But the program could be altered, he said, “so it maintains the fundamental elements of public financing,” which include making candidates less beholden to contributors and helping to level the playing field for candidates facing better-financed opponents.

The proposal, which passed through the Rules Committee on Monday with no recommendation, will be considered by the full board today. It calls for capping the amount of public money an eligible candidate can receive at $900,000. Period.

The current allocation of public funds now stands at up to $900,000 per eligible mayoral candidate – with a big caveat: Candidates participating in the public financing program can go above the ceiling if spending by their opponents’ campaigns or independent expenditure campaigns exceeds the cap. That no longer would be allowed under the proposed change.

Read more: http://www.sfgate.com/cgi-bin/article.cgi?f=/c/a/2011/09/19/BALR1L6J1A.DTL#ixzz1YV2qFodL

View Original Post : CITY INSIDER


The European Commission, the European Union’s competition watchdog, opened two investigations into whether IBM was abusing its dominant position in the market for mainframe computers in July 2010. One of the probes focused on the company’s profitable maintenance services.

A second investigation, which the Commission closed Tuesday, was examining whether IBM was unfairly tying its mainframe hardware with its operating system.

Mainframes are powerful computers that are used mostly by big companies and governments.

“I commend IBM’s readiness to address our concerns about fair competition in the market for large computers which are crucial for the functioning of today’s economy,” Competition Commissioner Joaquin Almunia said in a statement.

The Commission said it informed IBM in August that its preliminary assessment showed that IBM “may have imposed unreasonable conditions for supplying competing mainframe maintenance service providers.”

IBM, according to a notice published in the EU’s official journal, said it was offering the concessions to the EU and competitors even though it didn’t agree with the Commission’s initial assessment of a potential abuse of dominance.

The concessions include a commitment by IBM to make spare parts and technical information more easily available to other mainframe maintainers over the next five years.

In a statement, IBM said it welcomed the decision to close the second investigation and “the proposed resolution of the Commission’s investigation of certain IBM mainframe maintenance practices.”

The Commission is now asking IBM’s competitors and customers to comment on the commitments to decide whether they are sufficient.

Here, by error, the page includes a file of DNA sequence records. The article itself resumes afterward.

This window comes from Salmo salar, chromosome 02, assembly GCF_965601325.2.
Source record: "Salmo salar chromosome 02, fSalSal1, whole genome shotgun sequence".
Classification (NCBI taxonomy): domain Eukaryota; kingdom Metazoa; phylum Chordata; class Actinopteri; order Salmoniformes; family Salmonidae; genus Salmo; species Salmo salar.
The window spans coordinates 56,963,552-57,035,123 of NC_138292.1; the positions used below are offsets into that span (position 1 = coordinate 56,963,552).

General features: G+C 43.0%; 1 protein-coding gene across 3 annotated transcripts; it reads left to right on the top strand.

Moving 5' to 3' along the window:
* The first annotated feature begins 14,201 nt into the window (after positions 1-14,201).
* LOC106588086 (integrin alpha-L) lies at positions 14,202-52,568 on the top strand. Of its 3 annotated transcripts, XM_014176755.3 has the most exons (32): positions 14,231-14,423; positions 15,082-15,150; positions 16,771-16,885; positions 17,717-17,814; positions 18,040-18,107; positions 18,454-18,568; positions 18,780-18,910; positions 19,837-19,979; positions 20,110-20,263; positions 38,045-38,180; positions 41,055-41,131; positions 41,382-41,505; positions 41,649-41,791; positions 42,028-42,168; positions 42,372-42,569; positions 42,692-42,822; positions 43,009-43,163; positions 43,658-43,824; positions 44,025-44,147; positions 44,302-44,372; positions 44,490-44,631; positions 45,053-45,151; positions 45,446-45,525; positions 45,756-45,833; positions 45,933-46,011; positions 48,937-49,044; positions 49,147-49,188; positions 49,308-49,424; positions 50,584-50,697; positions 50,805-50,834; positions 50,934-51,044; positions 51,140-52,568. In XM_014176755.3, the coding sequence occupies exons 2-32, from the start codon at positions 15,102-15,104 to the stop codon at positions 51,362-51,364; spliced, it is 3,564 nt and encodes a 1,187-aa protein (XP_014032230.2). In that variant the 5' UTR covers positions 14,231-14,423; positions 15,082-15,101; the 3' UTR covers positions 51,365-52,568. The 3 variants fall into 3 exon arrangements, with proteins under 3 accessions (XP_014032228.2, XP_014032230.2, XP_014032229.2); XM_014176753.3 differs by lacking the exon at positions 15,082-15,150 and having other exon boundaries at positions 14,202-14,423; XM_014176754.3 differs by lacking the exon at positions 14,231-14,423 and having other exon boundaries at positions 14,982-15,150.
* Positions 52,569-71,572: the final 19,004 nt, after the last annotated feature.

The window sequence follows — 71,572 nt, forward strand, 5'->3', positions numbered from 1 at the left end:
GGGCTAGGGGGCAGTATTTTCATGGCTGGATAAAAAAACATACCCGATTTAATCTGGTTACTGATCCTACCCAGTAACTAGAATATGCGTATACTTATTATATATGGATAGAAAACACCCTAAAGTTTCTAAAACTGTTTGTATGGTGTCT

Mainframe sales make up a small portion of IBM’s revenue, but the company has been making a lot of money selling software and services linked to the hardware it produces.

The closing of the probe into whether IBM was unlawfully tying its mainframe hardware with its operating system will come as a relief to the 100-year-old company. That investigation was triggered by complaints from emulator software vendors T3 and Turbo Hercules, which were later joined by Neon Enterprise Software.

View Original Post : IBM offers concession in EU antitrust case

Repeal of a 1993 law that allowed gays to serve only so long as they kept their sexual orientation private took effect Tuesday at 12:01 a.m. EDT.

Some in Congress still oppose the change, but top Pentagon leaders have certified that it will not undermine the military’s ability to recruit or to fight wars.

View Original Post : gay ban causing

The government is believed to have the support of only 33 lawmakers in the 90-member assembly. Still, Pahor urged the assembly to back his minority cabinet rather than go for the early ballot in the midst of European economic turmoil.

“Due to the immense international financial crisis, Slovenia is more at risk if it plunges into a political crisis and the paralysis of the state over the elections,” Pahor told parliament.

View Original Post : Slovenia’s government faces confidence vote

There’s nothing worse than planning to work out and not being able to find your trainers, or realizing all your kit is dirty, or that your exercise bike is buried under a mound of clothes.

View Original Post : Five ways of getting into the exercise habit

There’s nothing worse than planning to work out and not being able to find your trainers, or realizing all your kit is dirty, or that your exercise bike is buried under a mound of clothes.

View Original Post : Five ways of getting into the exercise habit

In an interview to CNN IBN, Roy said she is glad that the civil society’s Jan Lokpal bill did not go through in parliament.

‘I am extremely glad that the Jan Lokpal bill did not go through parliament in its current form,’ Roy said.

‘I think the legislation is a dangerous piece of work. You used the real and legitimate anger of the people against corruption to push through this specific piece of legislation, which is very regressive according to me,’ she added.

Alleging that activist Anna Hazare, who spearheaded the anti-corruption movement, was used just as a prop, Roy said: ‘It was an NGO-driven movement by Kiran Bedi, (Arvind) Kejriwal and (Manish) Sisodia. Three of them run NGOs.’

View Original Post : The Jan Lokpal bill